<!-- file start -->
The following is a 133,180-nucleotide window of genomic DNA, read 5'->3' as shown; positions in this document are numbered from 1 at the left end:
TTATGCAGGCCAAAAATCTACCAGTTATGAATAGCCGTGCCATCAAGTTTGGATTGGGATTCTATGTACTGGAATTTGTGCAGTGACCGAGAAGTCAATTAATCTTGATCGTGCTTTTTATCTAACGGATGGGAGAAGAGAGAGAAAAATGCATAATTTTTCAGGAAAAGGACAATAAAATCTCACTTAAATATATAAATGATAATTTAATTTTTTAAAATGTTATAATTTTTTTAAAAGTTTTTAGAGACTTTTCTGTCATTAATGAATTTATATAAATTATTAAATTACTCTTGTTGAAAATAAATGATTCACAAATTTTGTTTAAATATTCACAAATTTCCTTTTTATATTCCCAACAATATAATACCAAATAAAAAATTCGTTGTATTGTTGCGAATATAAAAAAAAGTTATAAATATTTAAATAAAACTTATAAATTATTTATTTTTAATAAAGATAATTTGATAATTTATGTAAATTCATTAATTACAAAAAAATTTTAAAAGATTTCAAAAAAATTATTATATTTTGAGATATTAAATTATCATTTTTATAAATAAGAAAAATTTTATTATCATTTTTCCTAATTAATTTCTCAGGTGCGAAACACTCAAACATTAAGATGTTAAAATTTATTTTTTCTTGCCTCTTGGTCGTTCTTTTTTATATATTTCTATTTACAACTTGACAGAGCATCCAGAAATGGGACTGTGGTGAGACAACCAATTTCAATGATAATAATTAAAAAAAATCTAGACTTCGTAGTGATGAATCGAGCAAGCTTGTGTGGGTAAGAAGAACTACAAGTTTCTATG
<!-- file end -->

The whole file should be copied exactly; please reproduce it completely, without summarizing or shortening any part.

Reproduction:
The following is a 133,180-nucleotide window of genomic DNA, read 5'->3' as shown; positions in this document are numbered from 1 at the left end:
TTATGCAGGCCAAAAATCTACCAGTTATGAATAGCCGTGCCATCAAGTTTGGATTGGGATTCTATGTACTGGAATTTGTGCAGTGACCGAGAAGTCAATTAATCTTGATCGTGCTTTTTATCTAACGGATGGGAGAAGAGAGAGAAAAATGCATAATTTTTCAGGAAAAGGACAATAAAATCTCACTTAAATATATAAATGATAATTTAATTTTTTAAAATGTTATAATTTTTTTAAAAGTTTTTAGAGACTTTTCTGTCATTAATGAATTTATATAAATTATTAAATTACTCTTGTTGAAAATAAATGATTCACAAATTTTGTTTAAATATTCACAAATTTCCTTTTTATATTCCCAACAATATAATACCAAATAAAAAATTCGTTGTATTGTTGCGAATATAAAAAAAAGTTATAAATATTTAAATAAAACTTATAAATTATTTATTTTTAATAAAGATAATTTGATAATTTATGTAAATTCATTAATTACAAAAAAATTTTAAAAGATTTCAAAAAAATTATTATATTTTGAGATATTAAATTATCATTTTTATAAATAAGAAAAATTTTATTATCATTTTTCCTAATTAATTTCTCAGGTGCGAAACACTCAAACATTAAGATGTTAAAATTTATTTTTTCTTGCCTCTTGGTCGTTCTTTTTTATATATTTCTATTTACAACTTGACAGAGCATCCAGAAATGGGACTGTGGTGAGACAACCAATTTCAATGATAATAATTAAAAAAAATCTAGACTTCGTAGTGATGAATCGAGCAAGCTTGTGTGGGTAAGAAGAACTACAAGTTTCTATG